A URL in RFC 3986 is a subtype of URI.

URL in HTML5 is defined as:

A URL is a string used to identify a resource.

A URL in HTML5 is a supertype of URI and IRI.

I would say that going from being a subtype of URI to being a supertype of URI + IRI is a “…willful violation of RFC 3986….”

In LTM syntax, I would solve the URL homonym problem as follows:

#VERSION "1.3"

/* association types */

[supertype-subtype = "Supertype-subtype";

[supertype = "Supertype";

[subtype = "Subtype";

/* topics */

[uri = "URI";

[url-rfc3986 = "URL";;"URL-RFC 3986"

supertype-subtype(uri : supertype,url-rfc3986 : subtype)

[url-html5 = "URL";;"URL-HTML5"

supertype-subtype(url-html5 : supertype,uri : subtype)

A solution to the URL homonym problem only in the sense of distinguishing which definition is in use.

Homonymous Authors

Monday, March 21st, 2011

A method for eliminating articles by homonymous authors from the large number of articles retrieved by author search.

Onodera, Natsuo, Mariko Iwasawa, Nobuyuki Midorikawa, Fuyuki Yoshikane, Kou Amano, Yutaka Ootani, Tadashi Kodama, Yasuhiko Kiyama, Hiroyuki Tsunoda, and Shizuka Yamazaki. 2011. “A method for eliminating articles by homonymous authors from the large number of articles retrieved by author search.” Journal of the American Society for Information Science & Technology 62, no. 4: 677-690.


This paper proposes a methodology which discriminates the articles by the target authors (‘true’ articles) from those by other homonymous authors (‘false’ articles). Author name searches for 2,595 ‘source’ authors in six subject fields retrieved about 629,000 articles. In order to extract true articles from the large amount of the retrieved articles, including many false ones, two filtering stages were applied. At the first stage any retrieved article was eliminated as false if either its affiliation addresses had little similarity to those of its source article or there was no citation relationship between the journal of the retrieved article and that of its source article. At the second stage, a sample of retrieved articles was subjected to manual judgment, and utilizing the judgment results, discrimination functions based on logistic regression were defined. These discrimination functions demonstrated both the recall ratio and the precision of about 95% and the accuracy (correct answer ratio) of 90-95%. Existence of common coauthor(s), address similarity, title words similarity, and interjournal citation relationships between the retrieved and source articles were found to be the effective discrimination predictors. Whether or not the source author was from a specific country was also one of the important predictors. Furthermore, it was shown that a retrieved article is almost certainly true if it was cited by, or cocited with, its source article. The method proposed in this study would be effective when dealing with a large number of articles whose subject fields and affiliation addresses vary widely.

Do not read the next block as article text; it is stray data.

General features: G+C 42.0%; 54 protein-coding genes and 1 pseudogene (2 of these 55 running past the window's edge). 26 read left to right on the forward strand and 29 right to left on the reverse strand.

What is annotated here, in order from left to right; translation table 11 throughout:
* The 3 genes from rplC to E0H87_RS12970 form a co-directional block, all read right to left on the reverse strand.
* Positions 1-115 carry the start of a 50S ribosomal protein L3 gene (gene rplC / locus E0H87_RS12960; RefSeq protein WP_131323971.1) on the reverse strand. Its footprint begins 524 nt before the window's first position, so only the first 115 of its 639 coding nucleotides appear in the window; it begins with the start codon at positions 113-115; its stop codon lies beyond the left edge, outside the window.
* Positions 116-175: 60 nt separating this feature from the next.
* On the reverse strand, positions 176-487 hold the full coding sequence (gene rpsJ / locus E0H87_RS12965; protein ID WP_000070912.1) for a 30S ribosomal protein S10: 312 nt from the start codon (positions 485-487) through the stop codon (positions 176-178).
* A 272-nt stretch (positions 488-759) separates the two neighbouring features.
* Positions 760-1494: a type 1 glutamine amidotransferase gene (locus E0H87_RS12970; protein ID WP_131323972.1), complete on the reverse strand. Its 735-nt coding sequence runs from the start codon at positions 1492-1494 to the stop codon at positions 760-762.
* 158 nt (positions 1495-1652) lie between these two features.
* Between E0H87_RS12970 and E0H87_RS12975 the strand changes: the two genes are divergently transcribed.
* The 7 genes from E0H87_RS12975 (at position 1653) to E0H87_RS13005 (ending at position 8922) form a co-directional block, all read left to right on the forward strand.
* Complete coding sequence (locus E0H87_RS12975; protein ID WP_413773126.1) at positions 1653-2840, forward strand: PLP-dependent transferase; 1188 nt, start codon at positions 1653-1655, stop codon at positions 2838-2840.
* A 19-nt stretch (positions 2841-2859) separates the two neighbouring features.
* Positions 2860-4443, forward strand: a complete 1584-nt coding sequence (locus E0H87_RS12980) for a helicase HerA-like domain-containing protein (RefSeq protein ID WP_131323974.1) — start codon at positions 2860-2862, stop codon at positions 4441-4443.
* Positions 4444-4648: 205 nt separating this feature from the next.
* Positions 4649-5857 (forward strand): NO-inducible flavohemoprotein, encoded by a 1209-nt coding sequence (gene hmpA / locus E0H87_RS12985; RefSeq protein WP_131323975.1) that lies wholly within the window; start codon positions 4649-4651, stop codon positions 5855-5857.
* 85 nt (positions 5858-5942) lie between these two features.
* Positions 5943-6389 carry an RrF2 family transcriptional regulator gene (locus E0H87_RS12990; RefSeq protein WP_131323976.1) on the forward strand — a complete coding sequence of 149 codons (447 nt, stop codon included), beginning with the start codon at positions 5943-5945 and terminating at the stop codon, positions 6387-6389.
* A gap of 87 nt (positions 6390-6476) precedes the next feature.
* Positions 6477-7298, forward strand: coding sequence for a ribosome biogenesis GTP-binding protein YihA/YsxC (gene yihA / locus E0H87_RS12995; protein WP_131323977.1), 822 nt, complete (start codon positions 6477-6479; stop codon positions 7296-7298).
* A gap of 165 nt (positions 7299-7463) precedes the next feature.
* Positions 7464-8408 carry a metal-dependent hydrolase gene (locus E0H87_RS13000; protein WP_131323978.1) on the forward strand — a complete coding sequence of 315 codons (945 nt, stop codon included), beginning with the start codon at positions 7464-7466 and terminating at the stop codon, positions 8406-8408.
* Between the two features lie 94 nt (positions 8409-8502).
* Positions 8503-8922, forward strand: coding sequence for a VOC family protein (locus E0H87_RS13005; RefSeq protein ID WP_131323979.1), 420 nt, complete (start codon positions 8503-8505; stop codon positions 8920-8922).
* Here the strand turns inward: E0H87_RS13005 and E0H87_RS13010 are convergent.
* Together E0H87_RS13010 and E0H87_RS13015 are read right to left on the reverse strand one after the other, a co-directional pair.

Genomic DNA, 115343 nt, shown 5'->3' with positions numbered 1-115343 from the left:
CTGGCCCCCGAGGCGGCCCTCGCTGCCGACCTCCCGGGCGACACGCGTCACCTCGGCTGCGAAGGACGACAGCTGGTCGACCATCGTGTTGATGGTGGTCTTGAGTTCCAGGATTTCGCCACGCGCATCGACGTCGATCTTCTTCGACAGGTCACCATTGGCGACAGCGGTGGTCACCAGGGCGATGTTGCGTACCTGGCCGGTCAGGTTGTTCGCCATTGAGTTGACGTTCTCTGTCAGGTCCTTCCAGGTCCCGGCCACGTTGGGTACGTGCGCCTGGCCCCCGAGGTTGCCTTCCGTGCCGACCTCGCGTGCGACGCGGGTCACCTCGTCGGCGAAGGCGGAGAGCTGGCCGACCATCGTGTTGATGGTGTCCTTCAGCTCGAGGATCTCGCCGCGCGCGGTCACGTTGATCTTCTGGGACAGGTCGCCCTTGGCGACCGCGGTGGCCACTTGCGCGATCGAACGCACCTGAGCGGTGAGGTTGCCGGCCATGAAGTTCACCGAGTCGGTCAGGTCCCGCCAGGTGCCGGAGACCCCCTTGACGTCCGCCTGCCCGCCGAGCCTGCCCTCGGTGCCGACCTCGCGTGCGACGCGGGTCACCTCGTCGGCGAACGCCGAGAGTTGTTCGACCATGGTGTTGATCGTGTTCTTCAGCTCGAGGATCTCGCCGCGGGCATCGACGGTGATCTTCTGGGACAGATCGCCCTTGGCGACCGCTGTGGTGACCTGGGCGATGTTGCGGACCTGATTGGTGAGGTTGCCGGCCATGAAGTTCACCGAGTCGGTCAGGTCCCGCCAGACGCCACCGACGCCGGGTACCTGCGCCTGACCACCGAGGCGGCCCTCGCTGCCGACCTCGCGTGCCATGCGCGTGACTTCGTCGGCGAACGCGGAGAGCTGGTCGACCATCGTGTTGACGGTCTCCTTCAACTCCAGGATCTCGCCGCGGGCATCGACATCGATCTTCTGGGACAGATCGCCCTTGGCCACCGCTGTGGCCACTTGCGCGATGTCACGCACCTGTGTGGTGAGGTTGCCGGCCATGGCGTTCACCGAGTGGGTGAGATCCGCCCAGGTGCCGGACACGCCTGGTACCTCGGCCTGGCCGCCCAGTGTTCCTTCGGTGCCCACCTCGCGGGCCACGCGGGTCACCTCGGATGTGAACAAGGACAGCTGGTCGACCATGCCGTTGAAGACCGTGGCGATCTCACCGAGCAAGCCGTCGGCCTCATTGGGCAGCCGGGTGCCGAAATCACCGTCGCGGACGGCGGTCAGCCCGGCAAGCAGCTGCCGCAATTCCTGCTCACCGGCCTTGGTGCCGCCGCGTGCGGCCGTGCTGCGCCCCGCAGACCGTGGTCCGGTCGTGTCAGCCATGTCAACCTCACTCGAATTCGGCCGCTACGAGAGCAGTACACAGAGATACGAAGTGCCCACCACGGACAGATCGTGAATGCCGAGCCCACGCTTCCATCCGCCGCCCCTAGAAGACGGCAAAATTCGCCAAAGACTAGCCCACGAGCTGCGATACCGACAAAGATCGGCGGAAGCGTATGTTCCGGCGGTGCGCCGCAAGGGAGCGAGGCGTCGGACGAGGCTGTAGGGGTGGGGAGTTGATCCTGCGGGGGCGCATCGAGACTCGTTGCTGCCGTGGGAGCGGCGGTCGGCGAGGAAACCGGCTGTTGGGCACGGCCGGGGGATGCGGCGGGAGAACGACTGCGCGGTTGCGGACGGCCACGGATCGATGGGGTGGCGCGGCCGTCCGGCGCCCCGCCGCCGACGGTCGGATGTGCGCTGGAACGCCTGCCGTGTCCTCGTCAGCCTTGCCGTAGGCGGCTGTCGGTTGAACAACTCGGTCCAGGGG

Interesting study of heuristics that may be of assistance in creating topic maps from academic literature.

I suspect there are other “patterns” as it were in other forms of information that await discovery.